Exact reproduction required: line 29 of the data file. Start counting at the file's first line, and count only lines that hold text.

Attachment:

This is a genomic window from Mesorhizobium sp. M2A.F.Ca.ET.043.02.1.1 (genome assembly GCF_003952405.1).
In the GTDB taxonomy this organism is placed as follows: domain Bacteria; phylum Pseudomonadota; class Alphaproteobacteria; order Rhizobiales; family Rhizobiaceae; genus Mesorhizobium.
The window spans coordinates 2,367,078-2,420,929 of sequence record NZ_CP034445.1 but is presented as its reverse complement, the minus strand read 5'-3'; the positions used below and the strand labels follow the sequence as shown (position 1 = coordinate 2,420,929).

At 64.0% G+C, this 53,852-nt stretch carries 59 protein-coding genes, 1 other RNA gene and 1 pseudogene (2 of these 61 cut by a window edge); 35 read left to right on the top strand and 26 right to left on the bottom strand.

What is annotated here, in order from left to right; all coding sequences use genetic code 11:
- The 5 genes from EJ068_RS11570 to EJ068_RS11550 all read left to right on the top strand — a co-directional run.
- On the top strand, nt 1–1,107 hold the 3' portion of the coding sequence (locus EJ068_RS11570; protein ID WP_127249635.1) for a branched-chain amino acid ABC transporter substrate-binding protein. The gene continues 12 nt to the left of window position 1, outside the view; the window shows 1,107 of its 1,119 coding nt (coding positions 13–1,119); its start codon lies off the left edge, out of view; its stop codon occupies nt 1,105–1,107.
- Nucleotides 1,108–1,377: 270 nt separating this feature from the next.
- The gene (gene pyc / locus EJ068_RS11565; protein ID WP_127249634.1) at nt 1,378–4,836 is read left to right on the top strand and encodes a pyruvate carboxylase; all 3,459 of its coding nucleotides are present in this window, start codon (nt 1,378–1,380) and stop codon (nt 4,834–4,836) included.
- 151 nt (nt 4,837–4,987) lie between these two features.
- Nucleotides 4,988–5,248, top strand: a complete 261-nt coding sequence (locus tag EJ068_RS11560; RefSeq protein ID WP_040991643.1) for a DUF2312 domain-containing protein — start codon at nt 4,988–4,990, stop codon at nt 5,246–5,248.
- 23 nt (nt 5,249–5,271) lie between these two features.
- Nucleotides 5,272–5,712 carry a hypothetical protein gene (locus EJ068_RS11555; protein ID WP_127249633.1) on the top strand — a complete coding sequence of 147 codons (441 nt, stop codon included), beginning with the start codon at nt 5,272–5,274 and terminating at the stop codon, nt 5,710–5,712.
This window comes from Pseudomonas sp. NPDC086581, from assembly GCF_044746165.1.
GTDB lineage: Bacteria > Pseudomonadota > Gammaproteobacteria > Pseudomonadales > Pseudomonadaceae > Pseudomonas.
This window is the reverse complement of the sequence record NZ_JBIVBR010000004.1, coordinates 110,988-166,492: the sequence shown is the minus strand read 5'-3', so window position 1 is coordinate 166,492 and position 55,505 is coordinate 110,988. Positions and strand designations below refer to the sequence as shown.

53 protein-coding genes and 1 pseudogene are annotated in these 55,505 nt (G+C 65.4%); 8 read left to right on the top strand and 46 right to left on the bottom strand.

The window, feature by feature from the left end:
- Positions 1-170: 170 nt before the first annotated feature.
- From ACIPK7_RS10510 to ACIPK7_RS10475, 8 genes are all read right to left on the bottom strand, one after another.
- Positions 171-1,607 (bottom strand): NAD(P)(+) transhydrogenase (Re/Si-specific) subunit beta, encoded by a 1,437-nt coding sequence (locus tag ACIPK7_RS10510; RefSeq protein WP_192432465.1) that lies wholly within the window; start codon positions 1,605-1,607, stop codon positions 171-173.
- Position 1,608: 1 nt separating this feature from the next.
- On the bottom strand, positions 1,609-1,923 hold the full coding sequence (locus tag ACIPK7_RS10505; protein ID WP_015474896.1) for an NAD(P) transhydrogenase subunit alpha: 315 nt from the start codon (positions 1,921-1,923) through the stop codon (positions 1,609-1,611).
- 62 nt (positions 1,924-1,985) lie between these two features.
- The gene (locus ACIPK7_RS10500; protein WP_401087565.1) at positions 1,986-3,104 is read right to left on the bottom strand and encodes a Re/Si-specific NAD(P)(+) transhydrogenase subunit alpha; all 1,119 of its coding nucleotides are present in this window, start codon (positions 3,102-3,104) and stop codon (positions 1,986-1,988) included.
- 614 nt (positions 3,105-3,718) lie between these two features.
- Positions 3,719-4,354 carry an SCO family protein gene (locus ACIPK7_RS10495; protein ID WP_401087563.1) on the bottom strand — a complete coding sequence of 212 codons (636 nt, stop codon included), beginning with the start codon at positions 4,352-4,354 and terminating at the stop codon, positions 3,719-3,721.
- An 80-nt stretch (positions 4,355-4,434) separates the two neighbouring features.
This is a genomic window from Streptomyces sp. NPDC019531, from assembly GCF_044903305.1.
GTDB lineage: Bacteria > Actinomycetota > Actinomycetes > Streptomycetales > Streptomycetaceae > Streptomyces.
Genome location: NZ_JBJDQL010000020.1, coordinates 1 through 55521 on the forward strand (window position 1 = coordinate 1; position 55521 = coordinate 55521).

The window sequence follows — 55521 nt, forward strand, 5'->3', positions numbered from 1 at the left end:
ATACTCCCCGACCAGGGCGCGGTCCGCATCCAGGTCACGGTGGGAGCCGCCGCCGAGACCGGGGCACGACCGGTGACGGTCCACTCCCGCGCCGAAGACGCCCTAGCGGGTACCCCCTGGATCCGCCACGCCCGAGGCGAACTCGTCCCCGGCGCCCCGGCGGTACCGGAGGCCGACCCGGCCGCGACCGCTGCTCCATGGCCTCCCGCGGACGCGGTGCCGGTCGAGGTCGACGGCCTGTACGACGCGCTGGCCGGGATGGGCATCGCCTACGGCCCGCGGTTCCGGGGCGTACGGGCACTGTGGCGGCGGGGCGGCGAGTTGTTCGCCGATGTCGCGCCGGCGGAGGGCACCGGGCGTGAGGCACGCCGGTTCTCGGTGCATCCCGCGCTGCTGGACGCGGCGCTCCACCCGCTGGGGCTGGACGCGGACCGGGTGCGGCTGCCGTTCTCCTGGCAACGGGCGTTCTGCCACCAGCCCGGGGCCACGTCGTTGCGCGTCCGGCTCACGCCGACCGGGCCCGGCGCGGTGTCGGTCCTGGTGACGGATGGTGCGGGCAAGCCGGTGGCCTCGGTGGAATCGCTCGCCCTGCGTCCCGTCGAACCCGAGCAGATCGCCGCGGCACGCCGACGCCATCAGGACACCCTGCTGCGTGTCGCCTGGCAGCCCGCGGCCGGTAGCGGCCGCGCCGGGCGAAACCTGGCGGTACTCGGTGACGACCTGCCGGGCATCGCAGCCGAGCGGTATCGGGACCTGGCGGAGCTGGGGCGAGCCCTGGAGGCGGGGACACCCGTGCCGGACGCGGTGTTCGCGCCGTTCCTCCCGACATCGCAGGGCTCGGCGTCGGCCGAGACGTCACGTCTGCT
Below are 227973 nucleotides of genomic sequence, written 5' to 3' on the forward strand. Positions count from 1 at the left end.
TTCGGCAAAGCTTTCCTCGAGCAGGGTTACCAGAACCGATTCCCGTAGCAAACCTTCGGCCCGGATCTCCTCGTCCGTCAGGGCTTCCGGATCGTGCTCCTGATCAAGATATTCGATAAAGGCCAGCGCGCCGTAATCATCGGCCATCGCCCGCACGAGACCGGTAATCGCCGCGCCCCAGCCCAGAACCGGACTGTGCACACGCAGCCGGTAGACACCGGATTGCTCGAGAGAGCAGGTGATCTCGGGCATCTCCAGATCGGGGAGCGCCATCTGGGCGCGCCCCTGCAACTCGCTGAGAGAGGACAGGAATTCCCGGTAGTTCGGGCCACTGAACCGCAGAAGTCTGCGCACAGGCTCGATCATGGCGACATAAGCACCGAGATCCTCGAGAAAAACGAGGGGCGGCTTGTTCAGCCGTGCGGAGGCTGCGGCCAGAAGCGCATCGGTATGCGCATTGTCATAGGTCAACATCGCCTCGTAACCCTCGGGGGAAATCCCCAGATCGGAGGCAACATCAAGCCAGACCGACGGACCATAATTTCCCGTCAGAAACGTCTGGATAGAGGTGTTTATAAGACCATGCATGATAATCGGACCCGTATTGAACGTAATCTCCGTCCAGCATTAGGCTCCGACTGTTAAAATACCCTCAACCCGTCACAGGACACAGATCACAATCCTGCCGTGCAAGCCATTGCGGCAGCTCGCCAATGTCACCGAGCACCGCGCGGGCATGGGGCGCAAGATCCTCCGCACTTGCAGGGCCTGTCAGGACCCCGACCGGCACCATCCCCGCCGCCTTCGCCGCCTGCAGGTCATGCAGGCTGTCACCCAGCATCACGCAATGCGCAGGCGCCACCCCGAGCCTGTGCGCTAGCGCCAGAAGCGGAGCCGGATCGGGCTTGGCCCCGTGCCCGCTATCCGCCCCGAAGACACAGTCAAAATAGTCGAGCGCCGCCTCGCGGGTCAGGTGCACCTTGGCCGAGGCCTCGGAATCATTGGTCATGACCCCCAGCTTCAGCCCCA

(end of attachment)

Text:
This is a genomic window from Streptomyces sp. NPDC019531, from assembly GCF_044903305.1.